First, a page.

Gisele Iecker de Almeida, History Dept. Research group meta- and public history,


Collective memory is a social construction, and a lot of politics goes into what makes the pages of history books. During the military dictatorship (1964-1985), violent repression against civilians and censorship were commonplace in Brazil. The forging of the memory of the “years of lead” has been a lengthy process, that already started during the dictatorial period when the first attempts were made to write its history. In the mid-80s, a conciliatory left published its version of the past, in what is considered a romanticized and myth-making perspective. And then it was the turn of a more critical left. In a recent development of this memory politics, the Brazilian government ended a long period of silence, pushing forward a number of initiatives to reshape the memory of those dramatic years. Some of the most relevant actors in the politics of Brazilian post-dictatorial collective memory are presented in this poster in their historical context.

IeckerdeAlmeida-IllustrationSee the timeline

The 1st memorialisation emerges still during the military dictatorship: from the mid-70s to the early 80s, myths and stereotypes are created both on the left & the military. The irresponsibility of those “crazy years” is highlighted on the left, portraying militants as a typical product of the 60s. In the military front, the pervasive view of a “soft dictatorship” (“ditabranda”) takes hold.

The end of military rule in 1985 sees an ingraining of  the shared memories belonging to the different stakeholders. The 2nd wave of memorialisation shows signs to be more factual and evidence-based, with argumentation and counter-argumentation from both sides, painting the picture of a “heroic democratic resistance” (from the left) against the “defenders of the country” (from the right). Both camps point fingers and play innocent. Family members of those killed or disappeared are in the early days of their long fight for truth and justice.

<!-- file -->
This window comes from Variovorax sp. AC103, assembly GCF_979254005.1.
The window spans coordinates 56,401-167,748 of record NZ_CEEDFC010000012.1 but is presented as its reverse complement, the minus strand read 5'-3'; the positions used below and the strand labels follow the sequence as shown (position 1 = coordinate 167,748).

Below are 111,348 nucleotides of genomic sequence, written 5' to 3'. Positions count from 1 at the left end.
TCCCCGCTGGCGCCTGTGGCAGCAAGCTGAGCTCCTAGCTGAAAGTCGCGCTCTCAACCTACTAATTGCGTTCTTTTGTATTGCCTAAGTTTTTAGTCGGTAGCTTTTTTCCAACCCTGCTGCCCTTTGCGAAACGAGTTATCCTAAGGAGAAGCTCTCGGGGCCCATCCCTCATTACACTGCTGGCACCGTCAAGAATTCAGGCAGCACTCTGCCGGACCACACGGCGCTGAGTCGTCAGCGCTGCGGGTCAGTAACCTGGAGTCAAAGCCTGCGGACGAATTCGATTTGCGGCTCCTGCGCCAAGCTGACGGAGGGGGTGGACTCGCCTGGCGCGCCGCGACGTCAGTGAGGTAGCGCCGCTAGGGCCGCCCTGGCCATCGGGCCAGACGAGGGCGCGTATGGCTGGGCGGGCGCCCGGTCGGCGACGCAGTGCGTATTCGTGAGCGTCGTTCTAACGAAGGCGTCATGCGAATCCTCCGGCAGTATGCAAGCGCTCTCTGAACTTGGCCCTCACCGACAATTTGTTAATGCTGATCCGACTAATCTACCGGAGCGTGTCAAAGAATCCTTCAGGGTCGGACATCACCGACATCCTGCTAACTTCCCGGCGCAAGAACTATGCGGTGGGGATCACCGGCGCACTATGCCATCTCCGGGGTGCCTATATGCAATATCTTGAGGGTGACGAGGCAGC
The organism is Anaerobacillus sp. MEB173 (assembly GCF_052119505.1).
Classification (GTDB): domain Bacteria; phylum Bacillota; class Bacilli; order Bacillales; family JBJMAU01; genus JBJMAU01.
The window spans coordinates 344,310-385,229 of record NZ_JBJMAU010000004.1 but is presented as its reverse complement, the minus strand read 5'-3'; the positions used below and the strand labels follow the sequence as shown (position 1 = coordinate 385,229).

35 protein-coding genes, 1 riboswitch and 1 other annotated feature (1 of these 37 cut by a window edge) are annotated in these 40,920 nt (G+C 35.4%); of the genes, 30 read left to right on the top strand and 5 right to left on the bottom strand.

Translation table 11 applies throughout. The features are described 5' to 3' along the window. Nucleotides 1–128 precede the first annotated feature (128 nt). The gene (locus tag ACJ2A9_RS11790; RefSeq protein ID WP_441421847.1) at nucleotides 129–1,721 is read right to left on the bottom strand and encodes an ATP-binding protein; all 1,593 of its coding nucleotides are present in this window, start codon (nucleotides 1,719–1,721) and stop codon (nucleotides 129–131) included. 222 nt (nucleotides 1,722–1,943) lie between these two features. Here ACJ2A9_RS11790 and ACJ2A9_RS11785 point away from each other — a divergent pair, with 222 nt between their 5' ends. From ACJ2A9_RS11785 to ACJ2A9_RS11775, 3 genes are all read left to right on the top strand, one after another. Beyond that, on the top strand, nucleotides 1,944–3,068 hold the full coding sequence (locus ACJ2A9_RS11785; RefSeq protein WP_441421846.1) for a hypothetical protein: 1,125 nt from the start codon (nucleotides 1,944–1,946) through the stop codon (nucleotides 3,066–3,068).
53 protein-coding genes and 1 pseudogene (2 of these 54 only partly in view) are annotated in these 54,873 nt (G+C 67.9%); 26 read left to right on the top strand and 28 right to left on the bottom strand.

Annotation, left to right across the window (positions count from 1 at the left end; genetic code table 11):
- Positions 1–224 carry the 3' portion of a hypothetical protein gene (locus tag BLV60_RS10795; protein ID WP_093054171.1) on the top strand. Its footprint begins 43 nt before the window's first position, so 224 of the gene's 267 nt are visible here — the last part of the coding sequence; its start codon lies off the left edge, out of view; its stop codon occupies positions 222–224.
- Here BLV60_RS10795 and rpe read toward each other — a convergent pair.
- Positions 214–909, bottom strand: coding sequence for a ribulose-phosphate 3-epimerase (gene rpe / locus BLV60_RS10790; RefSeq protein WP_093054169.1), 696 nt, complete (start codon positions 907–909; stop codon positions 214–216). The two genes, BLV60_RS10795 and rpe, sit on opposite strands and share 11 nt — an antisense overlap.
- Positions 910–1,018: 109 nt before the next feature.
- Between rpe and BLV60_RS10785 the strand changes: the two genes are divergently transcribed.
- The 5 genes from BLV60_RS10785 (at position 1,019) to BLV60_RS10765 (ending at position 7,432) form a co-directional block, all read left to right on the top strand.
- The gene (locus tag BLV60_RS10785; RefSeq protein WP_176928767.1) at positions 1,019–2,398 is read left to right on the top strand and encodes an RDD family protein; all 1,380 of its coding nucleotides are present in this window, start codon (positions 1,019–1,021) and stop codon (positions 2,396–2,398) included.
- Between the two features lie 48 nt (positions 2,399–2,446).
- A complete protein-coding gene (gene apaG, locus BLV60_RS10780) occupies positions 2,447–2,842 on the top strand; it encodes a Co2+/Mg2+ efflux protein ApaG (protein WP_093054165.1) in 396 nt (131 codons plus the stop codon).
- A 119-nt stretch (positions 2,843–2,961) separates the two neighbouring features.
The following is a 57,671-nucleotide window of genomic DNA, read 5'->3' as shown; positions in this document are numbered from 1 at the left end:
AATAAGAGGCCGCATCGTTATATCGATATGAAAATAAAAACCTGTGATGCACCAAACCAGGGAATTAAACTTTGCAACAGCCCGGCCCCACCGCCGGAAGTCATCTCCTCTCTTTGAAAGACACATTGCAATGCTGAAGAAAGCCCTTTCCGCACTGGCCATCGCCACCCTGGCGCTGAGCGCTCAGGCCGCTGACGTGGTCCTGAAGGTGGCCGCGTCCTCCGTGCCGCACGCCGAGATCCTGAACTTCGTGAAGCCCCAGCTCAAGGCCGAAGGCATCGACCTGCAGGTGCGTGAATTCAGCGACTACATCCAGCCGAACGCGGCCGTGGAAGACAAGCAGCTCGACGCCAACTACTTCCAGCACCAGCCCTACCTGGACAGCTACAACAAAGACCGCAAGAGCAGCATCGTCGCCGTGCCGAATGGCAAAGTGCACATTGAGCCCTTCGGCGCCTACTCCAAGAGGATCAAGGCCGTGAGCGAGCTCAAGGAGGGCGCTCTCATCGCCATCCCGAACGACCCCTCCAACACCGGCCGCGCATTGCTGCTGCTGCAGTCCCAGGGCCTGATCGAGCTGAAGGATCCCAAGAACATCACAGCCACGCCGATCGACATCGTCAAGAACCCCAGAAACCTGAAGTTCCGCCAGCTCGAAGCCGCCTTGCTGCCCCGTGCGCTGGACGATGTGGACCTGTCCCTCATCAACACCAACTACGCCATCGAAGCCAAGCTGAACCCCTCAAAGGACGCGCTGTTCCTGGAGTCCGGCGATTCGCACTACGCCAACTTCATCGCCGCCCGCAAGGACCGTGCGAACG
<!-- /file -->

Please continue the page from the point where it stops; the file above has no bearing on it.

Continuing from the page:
Reis Filho (1997) symbolises a 3rd wave in the memory of the “years of lead”: a former guerrilla fighter, who recognises the intent to install a communist regime in the country (as opposed to a democracy as the 2nd wave supposed), and criticises the methods of the left. At this stage, some earlier misconceptions start to be more closely examined.

The governmental turn started in 1995 with the acknowledgement of illegal activities by the regime sees a shift in the state’s positioning in this debate. From the initial denial of any wrongdoing, intimidation and even disruption of investigations, the Brazilian government has gradually moved towards the recognition of the rights of those affected by the crimes committed in its name. This process only really gathered momentum in the last decade, which has seen an upsurge in academic interest in the topic, an increasing number of requests for amnesty and restitution, and the appointment of a Truth Commission. The silence game seems to be finally over.

These twists and turns in post-dictatorial memory politics explain the Brazilian failure in reaching a collective – “shared” – memory of the dictatorship. According to Margalit (2002), shared memories are the aggregation of different versions, which eventually forge one version of the narrative accepted by the community. Two antagonising versions cannot make a congruous narrative. The Brazilian government has made a shift towards the version of events presented by the left, not without generating controversy amongst reactionary quarters. The memory of the “crazy years of lead” divides Brazilian society to this day.


Almost three decades on, and Brazil is still trying to conciliate the diverging versions offered by different stakeholders of its post-dictatorial memory politics. The main bearers of this memory have been the family members of the disappeared, and to a lesser extent the military itself (albeit in a counter-argumentative way) and former left-wing militants. The government for decades either silenced on this topic, or actively attempted to stop further investigations into the crimes against humanity committed on its behalf. A recent turn of events has seen the return of this debate to front page news, and the government leaning  towards a more leftist perspective. This constant re-writing and re-reading of the past highlights the social construction that characterises the construction of collective “shared” memory.


• CABRERA, C. A. ‘Do Luto à Luta’ Anos 90, v. 19, n. 35, 2012.
• FICO, C. ‘Versões e controvérsias sobre 1964 e a ditadura militar’, Revista Brasileira de História, v. 24, n. 47 2004.
• MARGALIT, A. The Ethics of Memory. Harvard UP, 2002.
• REIS FILHO, D. ´Um passado imprevisível´, IN: VVAA. Versões e ficções. Perseu Abramo, 1997.
• SCHNEIDER, N. ‘Breaking the “Silence” of the Military Regime’, Bulletin of Latin American Research, v. 30, n. 2, 2011.

Télécharger le poster de Gisele Iecker de Almeida (PDF)